Scrutinizing the Golden Eaglets’ performance at Brazil 2019
There is really nothing wrong in losing matches, especially in cadet tournaments. It is the flip side of winning. When you beat other teams, the taste of victory in your mouth is the taste of defeat in their mouths. But when the defeat is as a result of your own making, something is really wrong. This is the problem with the ouster of the Golden Eaglets from the ongoing 2019 Under-17 World Cup in Brazil.
The Nigeria Football Federation has fired the team’s coach, Manu Garba in a bid to make him the fall guy for the misadventure in Brazil. Garba was reportedly sacked for not using the players that defeated Hungary and Ecuador in the opening two matches against his wards’ conquerors, the Netherlands in the Round of 16. As if on cue, allegations of corruption started flying against the embattled coach in the media immediately his sack was made public.
One allegation said 80% of the boys that Garba selected for the tournament were over-aged and that all the players paid their way into the team, with each player coughing a minimum of US$10,000 (approximately N3.6 million). Another reduced it to a nepotistic attack that he did not pick talent from Gombe or northeast Nigeria because players from that axis did not have money to pay. Outlandish as these allegations sound, nothing is really beyond the ruinous capacity of those who feed fat on the Nigerian game.
However, a more plausible factor is the allegation that certain entrenched interests imposed some players on the team. Shortly before the tournament kicked off in Brazil, the media reported that a son of one of the country’s security chiefs was imposed on the team in an apparent bid to scuttle the prosecution of some NFF bigwigs arraigned in court on corruption charges. Quite suspiciously, the NFF President, Amaju Pinnick and his co-accused, who had not attended court all this while, suddenly showed up in court. The court promptly discharged them upon the withdrawal of the charges against them by the prosecution.
Of equal concern is the absolutely riling report that the NFF failed to make money available to the team. This report goes beyond mere allegation as it comes directly from the Sports Minister, Sunday Dare. The Minister tweeted publicly that “Nigeria’s performance at the Under-17 World Cup calls for a review. Indeed, our football administration at all levels calls for a review. We must exact greater responsibility from those charged with our football administration. Timely payment of salaries and allowances vital.”
Despite this public assertion, the NFF has not reacted. Instead, the players were sent home empty handed after their arrival from Brazil. Journalists were surprised that the NFF did not give the players money in Brazil despite the fact that the Sports Ministry provided enough funds to clear their bonuses and allowances up to the final. One source told a news reporter, “The ministry gave the NFF money for the competition; the minister personally facilitated the provision of the funds so that the kids would be comfortable during the competition but many of us were shocked when the NFF failed to give them money and told the players they would reach out to them later.” How our soccer lords expected the team to do well without money amazes me.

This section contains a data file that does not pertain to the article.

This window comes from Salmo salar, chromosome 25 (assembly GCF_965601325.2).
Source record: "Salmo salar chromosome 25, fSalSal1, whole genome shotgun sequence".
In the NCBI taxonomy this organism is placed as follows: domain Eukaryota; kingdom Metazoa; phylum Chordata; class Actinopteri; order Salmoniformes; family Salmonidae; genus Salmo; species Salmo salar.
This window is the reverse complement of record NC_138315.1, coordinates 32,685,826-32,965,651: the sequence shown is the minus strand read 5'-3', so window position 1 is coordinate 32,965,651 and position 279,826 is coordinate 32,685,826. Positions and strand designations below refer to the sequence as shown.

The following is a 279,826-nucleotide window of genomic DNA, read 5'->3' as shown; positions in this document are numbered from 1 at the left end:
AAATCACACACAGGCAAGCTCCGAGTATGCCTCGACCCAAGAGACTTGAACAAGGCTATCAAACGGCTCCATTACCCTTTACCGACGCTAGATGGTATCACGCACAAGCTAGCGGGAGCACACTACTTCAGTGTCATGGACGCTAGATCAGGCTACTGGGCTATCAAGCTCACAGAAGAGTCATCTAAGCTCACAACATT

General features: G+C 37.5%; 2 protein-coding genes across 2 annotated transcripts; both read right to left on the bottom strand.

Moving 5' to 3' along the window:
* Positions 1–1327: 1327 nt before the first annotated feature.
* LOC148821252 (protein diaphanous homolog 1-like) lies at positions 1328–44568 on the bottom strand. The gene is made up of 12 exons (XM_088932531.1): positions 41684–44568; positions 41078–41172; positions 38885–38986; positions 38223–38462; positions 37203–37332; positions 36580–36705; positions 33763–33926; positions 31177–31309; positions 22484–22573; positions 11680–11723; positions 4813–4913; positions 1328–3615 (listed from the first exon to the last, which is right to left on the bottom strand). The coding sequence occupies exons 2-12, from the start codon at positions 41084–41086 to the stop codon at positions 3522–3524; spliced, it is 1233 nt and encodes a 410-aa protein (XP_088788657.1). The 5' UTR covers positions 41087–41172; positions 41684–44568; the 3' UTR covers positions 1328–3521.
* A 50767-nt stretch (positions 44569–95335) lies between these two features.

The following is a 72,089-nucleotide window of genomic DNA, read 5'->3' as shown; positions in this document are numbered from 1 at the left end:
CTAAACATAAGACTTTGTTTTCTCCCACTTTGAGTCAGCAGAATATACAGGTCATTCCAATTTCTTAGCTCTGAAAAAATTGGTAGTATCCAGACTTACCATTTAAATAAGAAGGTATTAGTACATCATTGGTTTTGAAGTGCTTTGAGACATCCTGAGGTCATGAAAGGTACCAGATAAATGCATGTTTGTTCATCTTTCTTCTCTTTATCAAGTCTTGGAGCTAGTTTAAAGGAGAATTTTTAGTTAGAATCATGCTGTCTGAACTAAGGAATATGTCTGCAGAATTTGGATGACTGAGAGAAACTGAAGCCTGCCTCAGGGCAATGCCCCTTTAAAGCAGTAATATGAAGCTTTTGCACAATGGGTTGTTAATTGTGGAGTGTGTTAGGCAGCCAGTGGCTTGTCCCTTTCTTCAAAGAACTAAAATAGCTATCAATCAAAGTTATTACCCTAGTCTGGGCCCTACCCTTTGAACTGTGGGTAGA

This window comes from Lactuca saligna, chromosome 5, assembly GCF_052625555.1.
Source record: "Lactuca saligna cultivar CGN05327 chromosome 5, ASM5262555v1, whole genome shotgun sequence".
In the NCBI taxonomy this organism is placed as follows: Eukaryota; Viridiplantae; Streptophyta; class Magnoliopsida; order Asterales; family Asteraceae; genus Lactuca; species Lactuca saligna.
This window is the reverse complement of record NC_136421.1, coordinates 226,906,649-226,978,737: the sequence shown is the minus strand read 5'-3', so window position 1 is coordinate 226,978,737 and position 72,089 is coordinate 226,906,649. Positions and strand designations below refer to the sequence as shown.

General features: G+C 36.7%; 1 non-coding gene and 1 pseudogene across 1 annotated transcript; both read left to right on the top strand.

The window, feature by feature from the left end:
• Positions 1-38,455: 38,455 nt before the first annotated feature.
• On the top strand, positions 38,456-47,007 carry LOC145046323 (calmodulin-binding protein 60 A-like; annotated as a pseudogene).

The refusal of the NFF to pay our flagbearers in international competitions has become a recurring decimal in recent times, not least under the Pinnick administration. At the 2019 Triennial Conference of the Sports Writers Association of Nigeria, SWAN in Port Harcourt in September, a former Sports Minister, Tammy Danagogo regaled the conference with unbelievable stories of downright sabotage of the Super Eagles at the 2014 World Cup by the NFF which deliberately withheld payment to the team despite having received all the monies required from the Sports Ministry before landing in Brazil. The same NFF descended on the coach, the incomparable Stephen Keshi as the one who failed Nigeria in the competition despite the great man matching the team’s best performance ever – a second round narrow loss.
It is good that the new Sports Minister is already aware of the shenanigans that go on in the NFF. He must go beyond tweeting for a total review of the federation’s administration at all levels and initiate it with despatch. Is it not curious that the Under-23 team is gasping for breath in the African championships ongoing in Egypt after news reports that the team is also being suffocated of funds? It is abnormal that those who should ensure that things are done in the right way would be the ones to subvert the system for selfish motives. Danagogo said as much as that; Dare is echoing him. But he also said something else, that it was the media that halted his move to sanitize the system.
Have the media not started in that direction with the seemingly coordinated attack on Dare following his removal of Sunday Adeleye, the Technical Director of the Athletics Federation of Nigeria (AFN) for the poor performance of Team Nigeria at the IAAF World Athletics Championships in Doha, Qatar? Dare should dare the NFF and their media collaborators and organize a sweeping overhaul of our football setup. This is the way to go.